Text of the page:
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Since the organizational leader is also responsible for the safety and security of employees, the best way to avoid having to take such a risky and responsibility is to comply with the enforcement rules of the Occupational Safety and Health Act (OSH) which is resealed by Department of Labor's Occupational Safety and Health Administration.
The suggestions provided by the agency are geared to help employers gain an understanding of how type of equipment can be potentially dangerous if it is not installed, or utilized properly.
First, all employers should use contractors who specialize in testing electrical, heating, cooling, plumbing, and foundation equipments. Usually there must be an initial inspection that must pass before operations can actually begin.
Fully train a small group of employees in the safe use of equipment in the workplace. Have that small group train another group, until everybody is well-trained. That even includes the use and the cleaning of cooking equipment such as coffee pots and microwave ovens.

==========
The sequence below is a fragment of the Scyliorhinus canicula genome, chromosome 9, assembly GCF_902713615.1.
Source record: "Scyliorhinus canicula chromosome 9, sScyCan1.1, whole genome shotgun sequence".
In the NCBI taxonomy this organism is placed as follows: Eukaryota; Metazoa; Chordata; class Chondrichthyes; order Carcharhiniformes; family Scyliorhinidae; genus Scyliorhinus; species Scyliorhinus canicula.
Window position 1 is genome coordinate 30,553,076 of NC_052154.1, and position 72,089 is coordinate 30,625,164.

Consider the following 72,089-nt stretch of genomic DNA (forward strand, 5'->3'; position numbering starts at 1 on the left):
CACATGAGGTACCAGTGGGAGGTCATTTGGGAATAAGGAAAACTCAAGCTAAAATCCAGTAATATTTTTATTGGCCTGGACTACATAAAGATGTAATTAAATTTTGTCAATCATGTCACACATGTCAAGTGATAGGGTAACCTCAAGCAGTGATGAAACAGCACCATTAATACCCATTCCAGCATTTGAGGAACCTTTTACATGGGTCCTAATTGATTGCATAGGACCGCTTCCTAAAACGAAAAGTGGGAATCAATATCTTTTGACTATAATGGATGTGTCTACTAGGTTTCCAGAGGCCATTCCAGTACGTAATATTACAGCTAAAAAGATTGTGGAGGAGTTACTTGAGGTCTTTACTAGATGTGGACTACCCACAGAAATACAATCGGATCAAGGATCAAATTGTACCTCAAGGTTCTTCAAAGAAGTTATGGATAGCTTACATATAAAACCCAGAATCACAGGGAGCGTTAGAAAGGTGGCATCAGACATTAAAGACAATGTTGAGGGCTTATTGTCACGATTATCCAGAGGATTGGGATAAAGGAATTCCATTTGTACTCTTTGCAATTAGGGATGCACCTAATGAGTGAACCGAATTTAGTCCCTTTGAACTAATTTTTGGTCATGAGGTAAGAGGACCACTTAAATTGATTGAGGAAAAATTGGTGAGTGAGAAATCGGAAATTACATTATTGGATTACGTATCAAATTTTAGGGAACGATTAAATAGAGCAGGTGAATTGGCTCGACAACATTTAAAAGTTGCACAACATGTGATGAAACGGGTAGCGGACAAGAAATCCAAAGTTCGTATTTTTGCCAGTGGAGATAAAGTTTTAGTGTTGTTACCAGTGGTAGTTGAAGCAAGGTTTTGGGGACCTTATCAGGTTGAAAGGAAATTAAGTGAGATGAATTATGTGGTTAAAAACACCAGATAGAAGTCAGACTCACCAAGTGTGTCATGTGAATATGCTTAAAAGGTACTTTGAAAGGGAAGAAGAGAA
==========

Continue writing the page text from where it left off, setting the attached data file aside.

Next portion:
Always keep a list of how-to operate equipment by the actual machine and suggest the proper replacement of parts, if applicable. Discourage employees from trying to fix complex objects. Keep the number of all the contractors who are called for repairs by the appropriate equipment and allow one person only to be responsible of tracking these types of calls.
Assign a safety manager or a safety specialist and conduct training monthly. Make employees accountable by making them sign their attendance to these trainings and run by the labor union a negotiation to make them mandatory.
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